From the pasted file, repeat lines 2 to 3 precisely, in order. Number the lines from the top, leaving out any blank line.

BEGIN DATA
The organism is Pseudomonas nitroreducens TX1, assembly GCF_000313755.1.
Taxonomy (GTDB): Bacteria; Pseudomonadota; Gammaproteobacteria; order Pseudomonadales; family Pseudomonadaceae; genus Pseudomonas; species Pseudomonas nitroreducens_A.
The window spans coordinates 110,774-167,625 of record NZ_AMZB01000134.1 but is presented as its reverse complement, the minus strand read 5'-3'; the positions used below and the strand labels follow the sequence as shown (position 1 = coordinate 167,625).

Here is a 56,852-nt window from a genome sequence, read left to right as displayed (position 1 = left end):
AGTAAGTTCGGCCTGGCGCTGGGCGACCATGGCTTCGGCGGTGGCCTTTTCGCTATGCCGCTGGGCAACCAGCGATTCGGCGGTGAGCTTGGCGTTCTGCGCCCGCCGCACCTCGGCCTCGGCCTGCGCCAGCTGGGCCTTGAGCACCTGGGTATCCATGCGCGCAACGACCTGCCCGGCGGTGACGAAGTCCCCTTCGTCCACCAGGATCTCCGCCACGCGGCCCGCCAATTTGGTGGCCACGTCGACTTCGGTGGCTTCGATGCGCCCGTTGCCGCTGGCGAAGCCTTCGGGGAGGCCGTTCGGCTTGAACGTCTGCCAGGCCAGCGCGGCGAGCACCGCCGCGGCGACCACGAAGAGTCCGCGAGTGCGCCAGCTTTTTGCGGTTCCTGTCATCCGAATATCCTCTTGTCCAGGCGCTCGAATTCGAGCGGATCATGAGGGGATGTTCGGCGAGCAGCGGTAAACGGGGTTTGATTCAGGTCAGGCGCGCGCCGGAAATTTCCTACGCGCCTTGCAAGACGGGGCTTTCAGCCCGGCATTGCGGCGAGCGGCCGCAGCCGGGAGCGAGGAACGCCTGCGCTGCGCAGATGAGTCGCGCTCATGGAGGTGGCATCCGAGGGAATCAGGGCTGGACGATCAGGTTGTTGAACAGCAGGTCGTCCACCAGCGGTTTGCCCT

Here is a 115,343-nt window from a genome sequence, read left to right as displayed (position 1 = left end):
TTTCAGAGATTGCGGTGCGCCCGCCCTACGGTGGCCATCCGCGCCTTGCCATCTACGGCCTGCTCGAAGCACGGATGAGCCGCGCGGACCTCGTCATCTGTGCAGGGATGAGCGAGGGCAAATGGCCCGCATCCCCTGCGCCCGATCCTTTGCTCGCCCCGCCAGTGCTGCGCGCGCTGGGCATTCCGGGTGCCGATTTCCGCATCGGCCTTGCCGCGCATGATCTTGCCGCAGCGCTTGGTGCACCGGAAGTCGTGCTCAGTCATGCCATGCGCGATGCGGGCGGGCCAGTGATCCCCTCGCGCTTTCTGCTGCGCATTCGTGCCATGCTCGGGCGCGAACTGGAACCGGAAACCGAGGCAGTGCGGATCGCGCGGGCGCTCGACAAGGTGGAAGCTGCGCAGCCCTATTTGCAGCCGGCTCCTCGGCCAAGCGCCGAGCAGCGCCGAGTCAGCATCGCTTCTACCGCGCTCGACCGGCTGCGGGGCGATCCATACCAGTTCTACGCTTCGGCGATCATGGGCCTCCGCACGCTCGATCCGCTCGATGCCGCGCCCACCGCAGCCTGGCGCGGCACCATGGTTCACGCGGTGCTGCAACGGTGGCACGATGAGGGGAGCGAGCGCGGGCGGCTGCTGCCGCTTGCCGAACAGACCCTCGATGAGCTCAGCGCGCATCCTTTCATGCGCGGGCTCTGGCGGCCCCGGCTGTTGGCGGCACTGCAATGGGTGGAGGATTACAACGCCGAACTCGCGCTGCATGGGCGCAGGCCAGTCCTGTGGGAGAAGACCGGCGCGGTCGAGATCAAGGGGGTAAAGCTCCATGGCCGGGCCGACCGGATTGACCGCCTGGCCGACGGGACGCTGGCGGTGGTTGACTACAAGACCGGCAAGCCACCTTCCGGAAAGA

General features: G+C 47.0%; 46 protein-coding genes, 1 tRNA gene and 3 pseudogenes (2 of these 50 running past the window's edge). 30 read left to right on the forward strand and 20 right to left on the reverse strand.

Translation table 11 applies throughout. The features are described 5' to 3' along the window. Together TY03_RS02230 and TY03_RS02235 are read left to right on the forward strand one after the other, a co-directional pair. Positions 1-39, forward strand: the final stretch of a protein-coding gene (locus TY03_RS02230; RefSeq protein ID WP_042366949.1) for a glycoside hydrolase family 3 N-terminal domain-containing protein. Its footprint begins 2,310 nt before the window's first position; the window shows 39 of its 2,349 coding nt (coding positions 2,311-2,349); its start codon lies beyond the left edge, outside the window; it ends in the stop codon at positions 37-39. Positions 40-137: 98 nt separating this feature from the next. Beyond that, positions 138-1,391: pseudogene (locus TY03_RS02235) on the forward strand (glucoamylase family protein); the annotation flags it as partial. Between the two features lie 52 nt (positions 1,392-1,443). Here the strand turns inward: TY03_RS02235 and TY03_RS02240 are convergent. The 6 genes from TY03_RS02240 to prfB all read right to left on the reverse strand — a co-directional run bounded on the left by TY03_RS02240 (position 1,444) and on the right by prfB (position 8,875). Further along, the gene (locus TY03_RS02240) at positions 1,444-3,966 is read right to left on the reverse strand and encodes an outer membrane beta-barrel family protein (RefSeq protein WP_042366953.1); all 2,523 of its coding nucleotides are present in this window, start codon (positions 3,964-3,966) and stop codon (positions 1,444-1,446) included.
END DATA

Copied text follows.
Taxonomy (GTDB): Bacteria; Pseudomonadota; Gammaproteobacteria; order Pseudomonadales; family Pseudomonadaceae; genus Pseudomonas; species Pseudomonas nitroreducens_A.
The window spans coordinates 110,774-167,625 of record NZ_AMZB01000134.1 but is presented as its reverse complement, the minus strand read 5'-3'; the positions used below and the strand labels follow the sequence as shown (position 1 = coordinate 167,625).